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As a new school year begins, kids are excited to return to their classrooms, meet their new teachers and begin another season of learning.
Yes, “new” is always fun and exciting! Well…. for most children at the start of the school year at least.
But what do we do as parents when the excitement or “newness” wears off, like it so often does with most things?
When homework becomes drudgery and begins to interfere with the things our children would rather be doing instead?
When excellence in effort begins to diminish and work returns home disorganized and messy?
When an hour’s worth of homework becomes a never ending evening of pain that feels more like a root canal than spelling practice?
Where tears are spilt and impatience flares?
What do you do?
Might I suggest….
Balance it all with love.
As a third grade teacher for a little over ten years, I remember one year feeling quite frustrated with a particular class I had… And although I had been enthusatic and passionate about my career in education, this particular year I was beginning to lose my joy in teaching.
I had a few chatty kids and- at the time- I just didn’t feel as if they were giving the attention, focus, and behavior I felt was needed to have a “good year”. It was- I guess- a bit overwhelming to me as well, because my focus on these students gave me a sense that the “whole” class was just a mess.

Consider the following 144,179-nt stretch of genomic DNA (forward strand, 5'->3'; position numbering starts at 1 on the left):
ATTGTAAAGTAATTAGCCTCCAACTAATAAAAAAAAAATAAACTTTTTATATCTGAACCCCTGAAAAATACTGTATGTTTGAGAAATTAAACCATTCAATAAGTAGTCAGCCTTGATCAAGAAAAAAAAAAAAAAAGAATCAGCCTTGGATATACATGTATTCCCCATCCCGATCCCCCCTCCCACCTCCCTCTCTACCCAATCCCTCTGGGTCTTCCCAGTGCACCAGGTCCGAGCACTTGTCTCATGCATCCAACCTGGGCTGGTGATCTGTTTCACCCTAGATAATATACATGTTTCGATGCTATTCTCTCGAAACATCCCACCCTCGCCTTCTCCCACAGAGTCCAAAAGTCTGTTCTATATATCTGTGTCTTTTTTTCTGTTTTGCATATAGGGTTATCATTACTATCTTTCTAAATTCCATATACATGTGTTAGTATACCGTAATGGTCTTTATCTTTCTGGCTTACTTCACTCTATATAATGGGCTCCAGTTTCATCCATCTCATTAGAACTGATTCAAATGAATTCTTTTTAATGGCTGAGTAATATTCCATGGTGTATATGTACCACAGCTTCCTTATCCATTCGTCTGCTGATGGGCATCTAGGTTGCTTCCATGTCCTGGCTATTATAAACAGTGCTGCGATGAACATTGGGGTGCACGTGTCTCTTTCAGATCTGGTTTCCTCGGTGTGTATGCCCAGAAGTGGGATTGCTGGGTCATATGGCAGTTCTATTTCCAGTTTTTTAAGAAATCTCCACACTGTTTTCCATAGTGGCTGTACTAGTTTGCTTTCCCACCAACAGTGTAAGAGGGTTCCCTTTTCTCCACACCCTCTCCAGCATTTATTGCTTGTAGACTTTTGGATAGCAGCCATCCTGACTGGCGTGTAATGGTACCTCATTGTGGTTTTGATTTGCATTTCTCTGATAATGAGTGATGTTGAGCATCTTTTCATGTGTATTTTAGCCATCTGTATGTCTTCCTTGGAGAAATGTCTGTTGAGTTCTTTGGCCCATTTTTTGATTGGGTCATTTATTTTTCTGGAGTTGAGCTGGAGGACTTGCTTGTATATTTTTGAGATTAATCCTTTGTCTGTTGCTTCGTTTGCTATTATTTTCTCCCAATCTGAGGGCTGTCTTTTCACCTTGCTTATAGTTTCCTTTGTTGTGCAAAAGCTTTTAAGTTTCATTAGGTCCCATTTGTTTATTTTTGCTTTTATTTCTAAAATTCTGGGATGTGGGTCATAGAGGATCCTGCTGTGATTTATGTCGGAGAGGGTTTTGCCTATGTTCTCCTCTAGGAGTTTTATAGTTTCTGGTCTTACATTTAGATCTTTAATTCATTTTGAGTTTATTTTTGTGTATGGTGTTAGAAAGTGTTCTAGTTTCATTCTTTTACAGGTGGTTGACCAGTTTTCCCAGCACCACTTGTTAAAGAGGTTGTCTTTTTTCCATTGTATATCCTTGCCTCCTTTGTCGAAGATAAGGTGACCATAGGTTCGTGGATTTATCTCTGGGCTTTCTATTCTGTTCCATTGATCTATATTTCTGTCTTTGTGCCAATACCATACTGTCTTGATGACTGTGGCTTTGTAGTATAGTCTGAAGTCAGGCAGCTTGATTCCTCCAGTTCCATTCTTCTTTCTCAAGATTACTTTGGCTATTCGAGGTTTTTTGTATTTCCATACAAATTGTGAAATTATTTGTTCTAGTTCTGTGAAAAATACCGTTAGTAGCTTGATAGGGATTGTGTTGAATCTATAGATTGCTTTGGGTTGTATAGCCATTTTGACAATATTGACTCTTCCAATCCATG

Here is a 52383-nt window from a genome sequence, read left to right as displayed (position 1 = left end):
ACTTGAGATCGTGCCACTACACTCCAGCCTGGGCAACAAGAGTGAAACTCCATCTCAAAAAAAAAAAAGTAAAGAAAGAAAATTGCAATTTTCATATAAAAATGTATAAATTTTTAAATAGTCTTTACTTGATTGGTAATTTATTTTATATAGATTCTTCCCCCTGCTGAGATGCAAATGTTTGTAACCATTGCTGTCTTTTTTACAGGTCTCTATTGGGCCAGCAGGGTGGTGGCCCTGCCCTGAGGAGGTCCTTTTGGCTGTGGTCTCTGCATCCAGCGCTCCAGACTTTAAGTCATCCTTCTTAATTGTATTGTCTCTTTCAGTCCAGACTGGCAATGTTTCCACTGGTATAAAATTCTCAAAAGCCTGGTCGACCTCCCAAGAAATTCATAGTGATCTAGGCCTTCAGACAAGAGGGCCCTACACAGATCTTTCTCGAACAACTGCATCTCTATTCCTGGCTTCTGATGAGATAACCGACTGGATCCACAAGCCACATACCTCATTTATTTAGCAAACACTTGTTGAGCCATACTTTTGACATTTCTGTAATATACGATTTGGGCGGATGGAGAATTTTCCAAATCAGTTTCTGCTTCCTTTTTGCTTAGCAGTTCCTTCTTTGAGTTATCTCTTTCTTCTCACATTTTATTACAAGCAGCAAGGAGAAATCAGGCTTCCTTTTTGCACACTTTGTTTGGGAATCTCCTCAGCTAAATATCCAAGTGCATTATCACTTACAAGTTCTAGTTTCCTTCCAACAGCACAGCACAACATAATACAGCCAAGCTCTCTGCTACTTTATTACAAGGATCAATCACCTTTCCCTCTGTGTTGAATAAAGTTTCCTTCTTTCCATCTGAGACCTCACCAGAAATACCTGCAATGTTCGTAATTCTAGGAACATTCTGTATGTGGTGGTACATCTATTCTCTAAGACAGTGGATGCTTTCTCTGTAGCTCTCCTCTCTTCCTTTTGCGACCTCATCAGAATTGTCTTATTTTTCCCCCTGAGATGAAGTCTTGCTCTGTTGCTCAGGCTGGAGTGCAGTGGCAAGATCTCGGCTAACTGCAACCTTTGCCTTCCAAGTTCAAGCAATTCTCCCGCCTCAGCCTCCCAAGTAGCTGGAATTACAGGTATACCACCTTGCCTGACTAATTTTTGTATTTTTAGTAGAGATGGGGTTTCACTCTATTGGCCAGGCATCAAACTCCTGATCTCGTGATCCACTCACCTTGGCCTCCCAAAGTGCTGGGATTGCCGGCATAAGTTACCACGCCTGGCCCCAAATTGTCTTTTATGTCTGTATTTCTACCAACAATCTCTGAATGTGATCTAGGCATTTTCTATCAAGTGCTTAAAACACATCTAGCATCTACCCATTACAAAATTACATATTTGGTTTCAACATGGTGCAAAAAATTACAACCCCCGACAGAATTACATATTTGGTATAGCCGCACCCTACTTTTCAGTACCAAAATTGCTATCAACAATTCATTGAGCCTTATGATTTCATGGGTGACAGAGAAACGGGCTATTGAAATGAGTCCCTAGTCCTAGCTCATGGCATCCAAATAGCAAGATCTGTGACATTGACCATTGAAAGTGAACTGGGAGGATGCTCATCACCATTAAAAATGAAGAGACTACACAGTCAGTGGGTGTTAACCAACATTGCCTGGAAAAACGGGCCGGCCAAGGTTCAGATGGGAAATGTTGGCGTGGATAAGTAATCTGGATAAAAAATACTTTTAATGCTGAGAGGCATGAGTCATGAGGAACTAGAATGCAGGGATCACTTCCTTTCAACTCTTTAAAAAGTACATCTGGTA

As a teacher you can begin to feel somewhat justified in feeling frustrated during times like these because of the way your students are acting, despite your efforts. Oh… And you can certainly feel justified in handing out consequences pretty quickly in times like these as well.
But you know what… That’s not how God wanted me to respond…
And I remember one day, He totally shifted my perspective…
Yes, He certainly did!
And it was a much needed shift that totally remade my year.
So, what happened so drastically to reshift my perspective and give me a great year?
Well…. The Lord began to open my eyes to the students who actually “were” paying attention, and He inspired me to begin majorly highlighting them verbally in front of the class when I needed the class to “come back” to me.